Alien solar system ties ours for largest in a discovery aided by AI
NASA’s Kepler Space Telescope has been searching for exoplanets, or planets that exist outside our own solar system, since it launched in 2009. Thursday it was announced that a previously undiscovered eighth planet was discovered orbiting a star 2,500 light years away, named Kepler-90i, after the star it orbits
“This discovery of an eighth planet ties Kepler-90 with our own solar system for having the most known planets,” said NASA astrophysicist Paul Hertz.
The planet is thought to be about 30 percent larger than Earth and is so close to its star that its average temperature is believed to be like that of Mercury, exceeding 800 degrees Fahrenheit.
The discovery comes with the help of artificial intelligence help from a Google neural network trained to identify weak signals, developed by University of Texas at Austin astronomer Andrew Vanderburg and Google software engineer Christopher Shallue.
“New ways of looking at the data – such as this early-stage research to apply machine learning algorithms – promises to continue to yield significant advances in our understanding of planetary systems around other stars.” said Jessie Dotson, Kepler’s project scientist at NASA’s Ames Research Center in the NASA press release.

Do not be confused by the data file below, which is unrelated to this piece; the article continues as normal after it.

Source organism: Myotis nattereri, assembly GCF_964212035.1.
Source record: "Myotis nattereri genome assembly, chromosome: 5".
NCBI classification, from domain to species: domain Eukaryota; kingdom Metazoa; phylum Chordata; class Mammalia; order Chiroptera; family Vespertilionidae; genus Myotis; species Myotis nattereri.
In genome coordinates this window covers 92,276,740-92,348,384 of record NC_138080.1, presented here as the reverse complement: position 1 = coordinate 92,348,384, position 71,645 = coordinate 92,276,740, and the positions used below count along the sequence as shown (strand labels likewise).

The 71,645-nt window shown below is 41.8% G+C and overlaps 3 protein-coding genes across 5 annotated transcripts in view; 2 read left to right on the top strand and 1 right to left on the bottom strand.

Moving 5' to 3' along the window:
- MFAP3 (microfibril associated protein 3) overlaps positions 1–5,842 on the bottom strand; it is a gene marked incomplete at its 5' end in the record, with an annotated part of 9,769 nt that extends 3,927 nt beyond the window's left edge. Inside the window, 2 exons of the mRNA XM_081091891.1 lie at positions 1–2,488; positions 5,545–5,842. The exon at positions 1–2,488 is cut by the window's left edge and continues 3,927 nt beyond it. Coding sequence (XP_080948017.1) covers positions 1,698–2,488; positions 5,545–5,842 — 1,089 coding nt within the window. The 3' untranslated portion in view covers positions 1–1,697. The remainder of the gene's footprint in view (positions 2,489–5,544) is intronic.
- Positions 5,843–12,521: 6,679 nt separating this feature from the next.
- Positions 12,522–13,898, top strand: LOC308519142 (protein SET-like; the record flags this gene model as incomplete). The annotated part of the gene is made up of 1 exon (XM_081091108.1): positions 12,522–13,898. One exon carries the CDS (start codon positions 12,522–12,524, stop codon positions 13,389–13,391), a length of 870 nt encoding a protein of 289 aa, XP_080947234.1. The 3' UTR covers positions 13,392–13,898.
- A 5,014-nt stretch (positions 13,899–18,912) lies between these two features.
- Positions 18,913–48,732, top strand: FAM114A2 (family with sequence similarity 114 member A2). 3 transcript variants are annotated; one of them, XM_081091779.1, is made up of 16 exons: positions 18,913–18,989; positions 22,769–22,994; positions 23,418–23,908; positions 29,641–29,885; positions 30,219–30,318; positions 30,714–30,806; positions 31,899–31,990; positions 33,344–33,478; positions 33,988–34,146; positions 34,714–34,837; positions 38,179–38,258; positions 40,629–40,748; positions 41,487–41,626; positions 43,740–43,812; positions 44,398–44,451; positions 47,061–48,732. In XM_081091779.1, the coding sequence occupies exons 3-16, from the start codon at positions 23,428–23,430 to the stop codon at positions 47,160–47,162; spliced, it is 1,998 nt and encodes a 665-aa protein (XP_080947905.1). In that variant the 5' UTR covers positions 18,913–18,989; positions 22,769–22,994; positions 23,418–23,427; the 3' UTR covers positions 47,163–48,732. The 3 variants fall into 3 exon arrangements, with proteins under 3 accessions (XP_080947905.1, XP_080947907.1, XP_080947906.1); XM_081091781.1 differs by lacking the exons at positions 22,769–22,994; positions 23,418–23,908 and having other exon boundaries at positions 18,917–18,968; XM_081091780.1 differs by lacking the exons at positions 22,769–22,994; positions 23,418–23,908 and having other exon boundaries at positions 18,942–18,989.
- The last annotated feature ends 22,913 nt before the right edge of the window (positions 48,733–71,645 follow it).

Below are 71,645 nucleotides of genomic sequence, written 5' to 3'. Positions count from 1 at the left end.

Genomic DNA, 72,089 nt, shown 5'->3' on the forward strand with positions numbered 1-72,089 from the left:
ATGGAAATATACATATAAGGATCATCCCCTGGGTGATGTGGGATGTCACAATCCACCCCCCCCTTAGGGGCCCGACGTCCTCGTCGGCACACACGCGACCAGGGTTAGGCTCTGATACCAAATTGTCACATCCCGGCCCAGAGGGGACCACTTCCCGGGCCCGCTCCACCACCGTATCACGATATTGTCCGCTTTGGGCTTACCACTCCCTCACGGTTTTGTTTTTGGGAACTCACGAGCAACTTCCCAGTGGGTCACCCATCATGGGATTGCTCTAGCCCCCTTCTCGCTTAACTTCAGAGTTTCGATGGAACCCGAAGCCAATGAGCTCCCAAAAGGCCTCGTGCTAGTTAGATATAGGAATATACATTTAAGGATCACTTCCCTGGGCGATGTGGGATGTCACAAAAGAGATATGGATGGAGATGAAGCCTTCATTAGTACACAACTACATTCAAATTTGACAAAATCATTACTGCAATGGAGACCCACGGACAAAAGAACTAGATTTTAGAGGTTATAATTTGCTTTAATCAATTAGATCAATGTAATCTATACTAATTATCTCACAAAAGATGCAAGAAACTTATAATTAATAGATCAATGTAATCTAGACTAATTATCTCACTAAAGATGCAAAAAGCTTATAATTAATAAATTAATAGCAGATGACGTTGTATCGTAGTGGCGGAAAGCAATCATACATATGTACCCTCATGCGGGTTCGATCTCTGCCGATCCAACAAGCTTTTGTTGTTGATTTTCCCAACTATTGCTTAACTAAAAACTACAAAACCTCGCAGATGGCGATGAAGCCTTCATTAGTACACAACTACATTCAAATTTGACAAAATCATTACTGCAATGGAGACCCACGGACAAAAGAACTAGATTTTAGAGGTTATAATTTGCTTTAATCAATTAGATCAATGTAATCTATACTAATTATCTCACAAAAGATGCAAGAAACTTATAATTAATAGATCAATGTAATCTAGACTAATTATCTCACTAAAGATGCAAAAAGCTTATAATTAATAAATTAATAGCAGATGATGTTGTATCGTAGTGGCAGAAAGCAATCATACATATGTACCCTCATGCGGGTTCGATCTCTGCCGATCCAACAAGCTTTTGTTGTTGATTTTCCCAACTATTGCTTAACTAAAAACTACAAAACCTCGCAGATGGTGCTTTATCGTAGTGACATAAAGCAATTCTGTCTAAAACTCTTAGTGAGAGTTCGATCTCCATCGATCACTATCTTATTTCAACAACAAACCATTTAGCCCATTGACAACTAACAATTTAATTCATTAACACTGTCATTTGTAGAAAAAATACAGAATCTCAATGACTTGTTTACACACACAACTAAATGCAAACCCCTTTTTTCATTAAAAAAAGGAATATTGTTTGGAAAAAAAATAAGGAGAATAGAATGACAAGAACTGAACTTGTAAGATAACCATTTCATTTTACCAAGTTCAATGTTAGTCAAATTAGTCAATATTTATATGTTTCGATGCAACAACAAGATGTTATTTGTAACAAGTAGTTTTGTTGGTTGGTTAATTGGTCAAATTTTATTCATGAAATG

According to Wired, Kepler took pictures between 2009 and 2013 of 200,000 stars, looking for repeating cycles of dimming and brightening. These cycles are good indicators that a planet is orbiting the star, and based on the time it takes to dim and how quickly it brightens, information on length of orbit and size of the planet can be extrapolated.
In the dataset compiled by Kepler over its four-year missio,n 35,000 possible planetary signals were identified.
First the neural network was trained to identify previously verified signals and it was able to correctly identify true planets and false positives 96 percent of the time. Once it had “learned” to detect known exoplanet patterns the scientist unleashed it on a series of weaker signals from systems known to already contain planets.
“We got lots of false positives of planets, but also potentially more real planets. It’s like sifting through rocks to find jewels. If you have a finer sieve then you will catch more rocks but you might catch more jewels, as well,” said Vanderburg.
However Keppler-90i wasn’t the only discovery made through the machine learning sifting. Another “jewel,” an Earth-sized sixth planet locked in a “rhythmic orbital dance” with four of its neighboring planets, was found in the Kepler-80 system.
These results demonstrate the enduring value of Kepler’s mission,” said Dotson. A research paper on the findings was accepted for publication in The Astronomical Journal.
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